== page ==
Michail Antonio demands more severe punishments for racism in football grounds 1 week ago

Michail Antonio demands more severe punishments for racism in football grounds

He wants point deductions for teams whose fans have been found to racially abuse players

West Ham's Michail Antonio has called for more severe punishments for racism at football grounds, suggesting point deductions.

This comes after Liverpool forward Mohamed Salah was the victim of alleged islamophobic abuse at the London Stadium during West Ham's draw with Liverpool last week.

This incident followed a banana being thrown in the direction of Pierre-Emerick Aubameyang during the north London derby, and Raheem Sterling being subjected to vitriolic, allegedly racist abuse at Stamford Bridge.

A Tottenham fan was banned from football for four years and fined after he threw a banana at Aubameyang, but '"fining an individual does nothing", according to Antonio.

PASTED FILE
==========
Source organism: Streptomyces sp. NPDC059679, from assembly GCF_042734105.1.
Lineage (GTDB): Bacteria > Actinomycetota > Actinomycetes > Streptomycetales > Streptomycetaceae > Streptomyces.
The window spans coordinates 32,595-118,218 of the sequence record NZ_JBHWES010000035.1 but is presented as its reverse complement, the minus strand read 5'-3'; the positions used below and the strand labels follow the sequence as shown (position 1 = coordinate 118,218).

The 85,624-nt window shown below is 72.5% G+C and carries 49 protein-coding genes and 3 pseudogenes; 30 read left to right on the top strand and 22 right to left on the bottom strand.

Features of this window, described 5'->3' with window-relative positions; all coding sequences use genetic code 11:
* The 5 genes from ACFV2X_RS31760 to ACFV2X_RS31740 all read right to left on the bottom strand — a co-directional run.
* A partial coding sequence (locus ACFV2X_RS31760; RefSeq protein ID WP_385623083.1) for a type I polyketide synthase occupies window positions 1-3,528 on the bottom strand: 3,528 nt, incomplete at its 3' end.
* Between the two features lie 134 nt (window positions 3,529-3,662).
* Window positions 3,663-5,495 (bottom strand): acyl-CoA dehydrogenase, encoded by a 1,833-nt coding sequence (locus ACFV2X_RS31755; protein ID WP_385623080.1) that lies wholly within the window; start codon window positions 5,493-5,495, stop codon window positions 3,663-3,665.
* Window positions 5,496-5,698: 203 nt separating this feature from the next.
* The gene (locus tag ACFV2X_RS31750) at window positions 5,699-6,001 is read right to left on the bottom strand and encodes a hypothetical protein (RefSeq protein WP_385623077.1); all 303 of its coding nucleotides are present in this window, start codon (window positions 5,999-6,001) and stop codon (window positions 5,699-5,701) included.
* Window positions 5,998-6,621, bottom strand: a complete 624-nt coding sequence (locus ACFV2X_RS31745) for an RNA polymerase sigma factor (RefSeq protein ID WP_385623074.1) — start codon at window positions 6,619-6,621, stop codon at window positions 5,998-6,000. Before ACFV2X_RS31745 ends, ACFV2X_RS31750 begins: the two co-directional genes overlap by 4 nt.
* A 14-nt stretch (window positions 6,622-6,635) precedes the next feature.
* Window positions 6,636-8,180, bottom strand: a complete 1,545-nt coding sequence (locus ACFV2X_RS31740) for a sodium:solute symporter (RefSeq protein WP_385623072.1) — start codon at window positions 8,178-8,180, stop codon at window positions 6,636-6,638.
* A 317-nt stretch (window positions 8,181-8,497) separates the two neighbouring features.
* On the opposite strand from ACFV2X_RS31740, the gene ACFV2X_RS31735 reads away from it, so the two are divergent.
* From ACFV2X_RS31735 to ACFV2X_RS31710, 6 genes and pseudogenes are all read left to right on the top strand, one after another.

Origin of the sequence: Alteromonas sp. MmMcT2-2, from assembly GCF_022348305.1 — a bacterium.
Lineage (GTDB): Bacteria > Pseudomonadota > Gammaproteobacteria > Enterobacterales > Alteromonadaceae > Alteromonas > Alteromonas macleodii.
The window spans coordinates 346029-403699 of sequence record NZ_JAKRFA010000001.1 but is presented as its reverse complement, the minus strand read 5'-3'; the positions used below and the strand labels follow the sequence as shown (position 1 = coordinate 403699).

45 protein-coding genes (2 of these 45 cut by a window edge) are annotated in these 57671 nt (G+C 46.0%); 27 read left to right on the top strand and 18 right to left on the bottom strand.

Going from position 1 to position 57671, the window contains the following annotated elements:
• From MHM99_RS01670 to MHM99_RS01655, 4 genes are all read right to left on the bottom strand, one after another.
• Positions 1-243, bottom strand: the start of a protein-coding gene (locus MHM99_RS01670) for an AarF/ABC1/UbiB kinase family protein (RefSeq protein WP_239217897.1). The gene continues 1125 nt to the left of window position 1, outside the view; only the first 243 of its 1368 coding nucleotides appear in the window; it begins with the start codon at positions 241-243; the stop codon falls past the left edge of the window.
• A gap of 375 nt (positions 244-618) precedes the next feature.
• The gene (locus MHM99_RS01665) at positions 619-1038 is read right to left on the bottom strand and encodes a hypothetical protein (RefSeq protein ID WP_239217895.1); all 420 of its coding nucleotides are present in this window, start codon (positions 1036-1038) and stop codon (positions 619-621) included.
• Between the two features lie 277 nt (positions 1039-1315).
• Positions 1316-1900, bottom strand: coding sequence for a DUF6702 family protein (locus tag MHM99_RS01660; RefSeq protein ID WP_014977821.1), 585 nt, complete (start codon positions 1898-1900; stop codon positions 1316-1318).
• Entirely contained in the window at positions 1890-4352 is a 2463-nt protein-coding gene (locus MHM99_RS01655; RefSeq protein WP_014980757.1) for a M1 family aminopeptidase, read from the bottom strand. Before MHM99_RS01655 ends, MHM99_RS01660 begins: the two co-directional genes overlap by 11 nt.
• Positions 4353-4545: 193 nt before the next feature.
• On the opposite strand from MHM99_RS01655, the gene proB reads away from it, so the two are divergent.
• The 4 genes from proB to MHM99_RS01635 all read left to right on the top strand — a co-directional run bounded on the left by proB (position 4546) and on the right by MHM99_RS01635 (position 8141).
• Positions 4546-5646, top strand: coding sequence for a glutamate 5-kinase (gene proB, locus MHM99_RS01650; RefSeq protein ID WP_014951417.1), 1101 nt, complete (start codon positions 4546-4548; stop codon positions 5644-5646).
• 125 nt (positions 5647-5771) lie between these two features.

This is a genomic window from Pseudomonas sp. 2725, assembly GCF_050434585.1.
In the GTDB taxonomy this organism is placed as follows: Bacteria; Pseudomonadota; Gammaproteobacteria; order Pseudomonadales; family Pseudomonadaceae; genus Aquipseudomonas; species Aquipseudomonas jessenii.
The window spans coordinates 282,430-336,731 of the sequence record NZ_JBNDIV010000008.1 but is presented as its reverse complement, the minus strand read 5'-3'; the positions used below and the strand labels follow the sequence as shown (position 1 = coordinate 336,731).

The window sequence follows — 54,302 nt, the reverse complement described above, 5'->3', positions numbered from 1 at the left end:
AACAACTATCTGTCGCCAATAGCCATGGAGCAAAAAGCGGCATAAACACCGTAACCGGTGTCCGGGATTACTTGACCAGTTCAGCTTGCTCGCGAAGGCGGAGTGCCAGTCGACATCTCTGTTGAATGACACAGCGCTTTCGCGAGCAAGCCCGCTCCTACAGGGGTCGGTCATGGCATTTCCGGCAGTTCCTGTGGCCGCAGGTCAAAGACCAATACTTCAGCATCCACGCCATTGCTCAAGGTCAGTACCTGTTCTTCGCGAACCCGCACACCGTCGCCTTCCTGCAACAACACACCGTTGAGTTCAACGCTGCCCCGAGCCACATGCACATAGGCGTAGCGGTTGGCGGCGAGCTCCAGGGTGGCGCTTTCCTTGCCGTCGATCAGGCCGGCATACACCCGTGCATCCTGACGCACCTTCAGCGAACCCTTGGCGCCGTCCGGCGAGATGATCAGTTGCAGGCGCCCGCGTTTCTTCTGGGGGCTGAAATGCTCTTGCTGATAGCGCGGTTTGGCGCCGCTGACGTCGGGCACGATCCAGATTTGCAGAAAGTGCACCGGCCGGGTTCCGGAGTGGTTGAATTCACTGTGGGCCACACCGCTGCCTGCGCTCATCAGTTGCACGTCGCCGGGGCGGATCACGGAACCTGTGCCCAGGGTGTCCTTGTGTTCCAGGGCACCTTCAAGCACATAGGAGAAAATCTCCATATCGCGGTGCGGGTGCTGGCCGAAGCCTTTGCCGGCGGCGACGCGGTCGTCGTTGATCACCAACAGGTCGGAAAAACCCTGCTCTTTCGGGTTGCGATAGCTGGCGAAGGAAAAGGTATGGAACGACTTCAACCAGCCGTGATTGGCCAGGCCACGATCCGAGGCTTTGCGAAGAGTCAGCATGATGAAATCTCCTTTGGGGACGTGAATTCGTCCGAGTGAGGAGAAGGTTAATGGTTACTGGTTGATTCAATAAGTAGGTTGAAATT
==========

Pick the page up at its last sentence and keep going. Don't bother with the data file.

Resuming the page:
"That one person, okay, he gets banned for life but to be honest no one has a picture of his face. He can get back into the stadium," he told Sky Sports.

"If you affect their team - these fans love their team - the fans, his friends, are going to turn on him.

"If you start playing games behind closed doors and deducting points, then the problem is inside themselves. They are going to deal with it themselves."


A recent poll revealed that 86 per cent of football fans who regularly attend matches in the UK have witnessed a racist incident at a game, with that figure rising to 93 per cent for Black, Asian and Minority Ethnic supporters.

That figure surprised even Antonio.

"I would have said more in the 40s but I put it down to ignorance more than anything else. I feel like it is getting worse but I'm not going to blame the English leagues.

"I would blame the FA and UEFA because I don't feel like they're strict enough when it happens. Racism can be stopped in football stadiums but it all depends on what the FA and UEFA want to do about it.

"If they want to hammer down on it next season, it could take five or 10 years [to eradicate]. If they keep thinking of other solutions rather than just hitting it straight on the head, then it could take generations."